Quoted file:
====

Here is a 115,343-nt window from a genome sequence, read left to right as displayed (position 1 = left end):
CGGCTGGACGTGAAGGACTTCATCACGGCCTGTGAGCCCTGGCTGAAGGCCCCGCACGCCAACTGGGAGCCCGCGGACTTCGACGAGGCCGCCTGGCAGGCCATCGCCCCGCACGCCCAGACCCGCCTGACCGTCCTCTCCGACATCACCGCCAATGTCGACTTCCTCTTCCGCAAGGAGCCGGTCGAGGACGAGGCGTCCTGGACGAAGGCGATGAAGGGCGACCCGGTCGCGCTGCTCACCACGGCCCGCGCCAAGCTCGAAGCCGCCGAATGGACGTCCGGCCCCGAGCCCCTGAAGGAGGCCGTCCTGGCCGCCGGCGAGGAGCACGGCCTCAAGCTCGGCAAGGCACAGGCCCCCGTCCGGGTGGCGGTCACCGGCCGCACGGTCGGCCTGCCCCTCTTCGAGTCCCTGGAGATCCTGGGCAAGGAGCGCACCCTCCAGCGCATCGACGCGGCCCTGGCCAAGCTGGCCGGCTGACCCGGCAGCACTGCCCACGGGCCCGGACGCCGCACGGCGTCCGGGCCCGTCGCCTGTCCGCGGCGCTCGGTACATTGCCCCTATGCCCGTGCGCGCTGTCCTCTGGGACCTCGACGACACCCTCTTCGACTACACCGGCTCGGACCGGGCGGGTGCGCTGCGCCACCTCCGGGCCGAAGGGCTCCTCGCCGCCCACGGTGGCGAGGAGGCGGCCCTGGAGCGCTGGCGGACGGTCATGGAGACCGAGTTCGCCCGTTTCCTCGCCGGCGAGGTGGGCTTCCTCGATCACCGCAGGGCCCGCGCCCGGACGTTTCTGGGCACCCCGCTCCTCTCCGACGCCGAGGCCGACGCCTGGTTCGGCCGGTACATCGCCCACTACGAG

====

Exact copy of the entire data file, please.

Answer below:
Here is a 115,343-nt window from a genome sequence, read left to right as displayed (position 1 = left end):
CGGCTGGACGTGAAGGACTTCATCACGGCCTGTGAGCCCTGGCTGAAGGCCCCGCACGCCAACTGGGAGCCCGCGGACTTCGACGAGGCCGCCTGGCAGGCCATCGCCCCGCACGCCCAGACCCGCCTGACCGTCCTCTCCGACATCACCGCCAATGTCGACTTCCTCTTCCGCAAGGAGCCGGTCGAGGACGAGGCGTCCTGGACGAAGGCGATGAAGGGCGACCCGGTCGCGCTGCTCACCACGGCCCGCGCCAAGCTCGAAGCCGCCGAATGGACGTCCGGCCCCGAGCCCCTGAAGGAGGCCGTCCTGGCCGCCGGCGAGGAGCACGGCCTCAAGCTCGGCAAGGCACAGGCCCCCGTCCGGGTGGCGGTCACCGGCCGCACGGTCGGCCTGCCCCTCTTCGAGTCCCTGGAGATCCTGGGCAAGGAGCGCACCCTCCAGCGCATCGACGCGGCCCTGGCCAAGCTGGCCGGCTGACCCGGCAGCACTGCCCACGGGCCCGGACGCCGCACGGCGTCCGGGCCCGTCGCCTGTCCGCGGCGCTCGGTACATTGCCCCTATGCCCGTGCGCGCTGTCCTCTGGGACCTCGACGACACCCTCTTCGACTACACCGGCTCGGACCGGGCGGGTGCGCTGCGCCACCTCCGGGCCGAAGGGCTCCTCGCCGCCCACGGTGGCGAGGAGGCGGCCCTGGAGCGCTGGCGGACGGTCATGGAGACCGAGTTCGCCCGTTTCCTCGCCGGCGAGGTGGGCTTCCTCGATCACCGCAGGGCCCGCGCCCGGACGTTTCTGGGCACCCCGCTCCTCTCCGACGCCGAGGCCGACGCCTGGTTCGGCCGGTACATCGCCCACTACGAG